The proportion of US men with early, slow-growing prostate cancer who
received robotic surgery and other expensive treatments increased between 2004
and 2009, according to a new study.
Researchers found that use of those therapies also rose among men who were
unlikely to die from prostate cancer because they were sick with other chronic
diseases when their cancer was diagnosed.
"You can't get at what the right rate (of treatment use) is from our study,
but what we did find was treatment with these advanced technologies increased
over the past decade, and was fairly common," said Dr Brent Hollenbeck, who
worked on the study at the University of Michigan in Ann Arbor.
Evidence has been building that a wait-and-see approach might be most
effective for men with low-risk prostate cancer that may or may not progress,
rather than scheduling surgery or radiation right away.
But both doctors and patients have been hesitant to adopt that strategy, also
known as watchful waiting or active surveillance, researchers said. "There's no
incentive for (doctors) to do it, because there's no real payment, and it's very
complicated. It's not easy to do active surveillance," said Grace Lu-Yao, who
studies prostate cancer treatment at Robert Wood Johnson Medical School in New
Brunswick, New Jersey.
"What's more, some patients may just feel they'll go with the most
advanced technology and get rid of the cancer, so they'll feel more secure in a
way," she said.
Hollenbeck and his colleagues analysed data on about 56 000 older men
diagnosed with prostate cancer and covered by Medicare, the government's health
insurance program for the elderly and disabled. They found that among men with
low-risk cancers, use of high-end treatment -- including robotic surgery and
high-precision radiation, known as intensity-modulated radiation therapy --
increased from 32% in 2004 to 44% in 2009.
Likewise, the technologies' use among men with other serious health problems
increased from 36% to 57%, Hollenbeck and his colleagues reported in the Journal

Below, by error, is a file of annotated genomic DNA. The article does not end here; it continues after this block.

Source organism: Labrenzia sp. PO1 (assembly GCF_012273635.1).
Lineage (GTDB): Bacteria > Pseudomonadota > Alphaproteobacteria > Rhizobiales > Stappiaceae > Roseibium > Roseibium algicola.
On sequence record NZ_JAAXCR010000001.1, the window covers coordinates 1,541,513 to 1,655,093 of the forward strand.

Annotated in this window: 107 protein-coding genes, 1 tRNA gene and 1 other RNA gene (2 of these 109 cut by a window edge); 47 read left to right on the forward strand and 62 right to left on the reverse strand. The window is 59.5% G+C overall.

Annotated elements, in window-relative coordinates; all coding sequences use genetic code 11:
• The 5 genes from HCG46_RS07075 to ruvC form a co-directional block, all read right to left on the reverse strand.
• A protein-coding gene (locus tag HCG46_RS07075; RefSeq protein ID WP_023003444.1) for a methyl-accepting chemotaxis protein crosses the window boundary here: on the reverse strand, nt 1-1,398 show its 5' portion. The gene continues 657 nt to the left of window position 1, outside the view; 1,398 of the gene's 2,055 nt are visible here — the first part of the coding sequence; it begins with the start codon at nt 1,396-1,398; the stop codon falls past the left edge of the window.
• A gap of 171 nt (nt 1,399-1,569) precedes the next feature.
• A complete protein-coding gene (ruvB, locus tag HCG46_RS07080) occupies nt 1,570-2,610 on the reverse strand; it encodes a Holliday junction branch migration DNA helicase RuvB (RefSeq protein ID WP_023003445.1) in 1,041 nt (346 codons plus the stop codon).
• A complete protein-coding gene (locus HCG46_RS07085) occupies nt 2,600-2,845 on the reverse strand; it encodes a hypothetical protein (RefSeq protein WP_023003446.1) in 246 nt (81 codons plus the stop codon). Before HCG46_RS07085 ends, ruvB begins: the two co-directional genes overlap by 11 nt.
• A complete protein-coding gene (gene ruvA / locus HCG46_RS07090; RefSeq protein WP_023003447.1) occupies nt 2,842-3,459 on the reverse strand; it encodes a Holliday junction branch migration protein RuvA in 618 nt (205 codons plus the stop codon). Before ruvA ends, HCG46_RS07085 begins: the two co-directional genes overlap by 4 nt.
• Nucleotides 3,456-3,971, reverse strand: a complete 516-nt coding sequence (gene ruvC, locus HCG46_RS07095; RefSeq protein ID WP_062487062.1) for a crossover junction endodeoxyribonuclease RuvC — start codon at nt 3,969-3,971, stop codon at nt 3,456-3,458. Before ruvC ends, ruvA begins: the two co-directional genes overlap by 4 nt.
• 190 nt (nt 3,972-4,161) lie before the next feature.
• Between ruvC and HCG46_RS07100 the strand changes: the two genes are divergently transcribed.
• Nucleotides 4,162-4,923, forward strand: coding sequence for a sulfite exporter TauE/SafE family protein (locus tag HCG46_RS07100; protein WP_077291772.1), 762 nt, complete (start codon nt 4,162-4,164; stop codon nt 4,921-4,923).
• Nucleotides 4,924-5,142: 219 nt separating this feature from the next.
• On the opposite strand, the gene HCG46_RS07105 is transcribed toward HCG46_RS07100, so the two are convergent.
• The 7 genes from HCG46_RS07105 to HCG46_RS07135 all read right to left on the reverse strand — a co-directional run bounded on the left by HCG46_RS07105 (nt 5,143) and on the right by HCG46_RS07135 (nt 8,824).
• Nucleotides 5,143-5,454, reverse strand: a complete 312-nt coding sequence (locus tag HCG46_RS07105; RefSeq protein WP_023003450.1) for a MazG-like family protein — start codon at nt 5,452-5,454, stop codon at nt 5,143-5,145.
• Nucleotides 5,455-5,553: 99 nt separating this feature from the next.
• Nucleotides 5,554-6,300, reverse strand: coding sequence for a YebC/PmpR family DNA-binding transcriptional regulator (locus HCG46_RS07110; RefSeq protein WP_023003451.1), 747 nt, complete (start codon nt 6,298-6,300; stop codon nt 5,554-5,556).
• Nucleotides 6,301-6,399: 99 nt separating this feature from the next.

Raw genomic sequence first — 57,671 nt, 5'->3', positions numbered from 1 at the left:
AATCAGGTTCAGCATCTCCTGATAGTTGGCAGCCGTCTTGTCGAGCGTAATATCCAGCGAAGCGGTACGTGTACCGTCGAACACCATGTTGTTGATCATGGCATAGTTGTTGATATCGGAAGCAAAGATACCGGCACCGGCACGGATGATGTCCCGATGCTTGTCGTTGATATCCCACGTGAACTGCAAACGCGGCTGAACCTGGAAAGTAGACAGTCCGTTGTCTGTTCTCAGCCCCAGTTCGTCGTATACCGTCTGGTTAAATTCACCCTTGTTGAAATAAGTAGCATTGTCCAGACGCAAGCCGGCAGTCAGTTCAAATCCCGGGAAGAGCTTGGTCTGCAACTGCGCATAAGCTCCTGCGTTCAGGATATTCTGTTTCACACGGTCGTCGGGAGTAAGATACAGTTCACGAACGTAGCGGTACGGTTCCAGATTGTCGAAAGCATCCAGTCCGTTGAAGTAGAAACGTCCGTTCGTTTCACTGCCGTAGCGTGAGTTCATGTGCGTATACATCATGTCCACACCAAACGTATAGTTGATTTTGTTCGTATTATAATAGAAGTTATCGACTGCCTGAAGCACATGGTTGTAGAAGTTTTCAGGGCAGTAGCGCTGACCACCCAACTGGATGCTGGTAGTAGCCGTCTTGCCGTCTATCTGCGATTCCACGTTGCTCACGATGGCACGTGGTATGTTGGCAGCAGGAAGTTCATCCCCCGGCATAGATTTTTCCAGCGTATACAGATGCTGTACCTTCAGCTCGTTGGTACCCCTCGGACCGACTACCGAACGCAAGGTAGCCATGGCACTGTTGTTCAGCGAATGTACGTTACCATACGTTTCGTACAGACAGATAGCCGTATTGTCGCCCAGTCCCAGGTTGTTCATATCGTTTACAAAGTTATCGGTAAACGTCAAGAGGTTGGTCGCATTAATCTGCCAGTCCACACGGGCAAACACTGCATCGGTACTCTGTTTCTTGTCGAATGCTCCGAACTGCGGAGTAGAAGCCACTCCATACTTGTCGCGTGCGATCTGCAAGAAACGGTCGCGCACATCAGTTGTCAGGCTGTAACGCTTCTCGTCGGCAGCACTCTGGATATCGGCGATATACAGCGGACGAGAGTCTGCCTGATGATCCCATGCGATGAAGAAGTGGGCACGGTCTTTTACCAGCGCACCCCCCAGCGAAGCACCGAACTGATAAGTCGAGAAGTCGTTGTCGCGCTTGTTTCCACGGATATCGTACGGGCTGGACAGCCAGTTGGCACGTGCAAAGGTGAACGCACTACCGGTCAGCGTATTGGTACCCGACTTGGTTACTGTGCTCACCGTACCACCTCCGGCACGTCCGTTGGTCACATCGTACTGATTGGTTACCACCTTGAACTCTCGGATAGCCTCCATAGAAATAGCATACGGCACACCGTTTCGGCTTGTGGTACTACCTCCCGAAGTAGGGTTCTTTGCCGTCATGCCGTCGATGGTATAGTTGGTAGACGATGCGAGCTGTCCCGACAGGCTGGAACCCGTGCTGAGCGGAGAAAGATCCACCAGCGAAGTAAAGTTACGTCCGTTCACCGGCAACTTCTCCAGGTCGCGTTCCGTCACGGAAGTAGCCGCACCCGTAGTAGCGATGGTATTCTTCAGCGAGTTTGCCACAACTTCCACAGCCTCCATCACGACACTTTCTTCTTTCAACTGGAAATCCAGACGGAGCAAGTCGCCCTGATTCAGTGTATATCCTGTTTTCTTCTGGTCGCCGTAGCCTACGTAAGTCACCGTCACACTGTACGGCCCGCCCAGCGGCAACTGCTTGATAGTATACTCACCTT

of the American Medical Association.
Those high-end treatments largely replaced the use of older therapies, which
became less common, the researchers found. Close to half of men diagnosed with
low-risk cancer across the study period took a wait-and-see approach.
Impotence and incontinence
According to Healthcare Blue Book, prostate removal costs about $13 000 -- and
robotic surgery usually adds to the price tag. Treatment also comes with a risk
of side effects including impotence and incontinence.
"In someone who stands to benefit less, when there's no clear advantage to
treatment in terms of preventing death from prostate cancer, the cumulative side
effects of the procedure may outweigh the aggregate benefit," Hollenbeck
However, one of the challenges of taking a more conservative approach,
according to Lu-Yao, is that there are no standards for how often to check men
to make sure their cancer hasn't grown, or on when to intervene. And it's not
always clear which patients are the best candidates for watchful waiting or
active surveillance, she said.
"We understand we are doing a lot of over treatment, but we don't really know
which patients are being over treated," said Lu-Yao, who wasn't involved in the
"It can also be hard to tell which men have a limited life expectancy because
of other diseases, and which ones can expect to live long enough to possibly
benefit from treatment," Hollenbeck added.
"Patients that are older and have low-risk disease or have a lot of other
health problems, should really have a frank discussion with their physician about
the perceived benefits of treating their cancer," he said.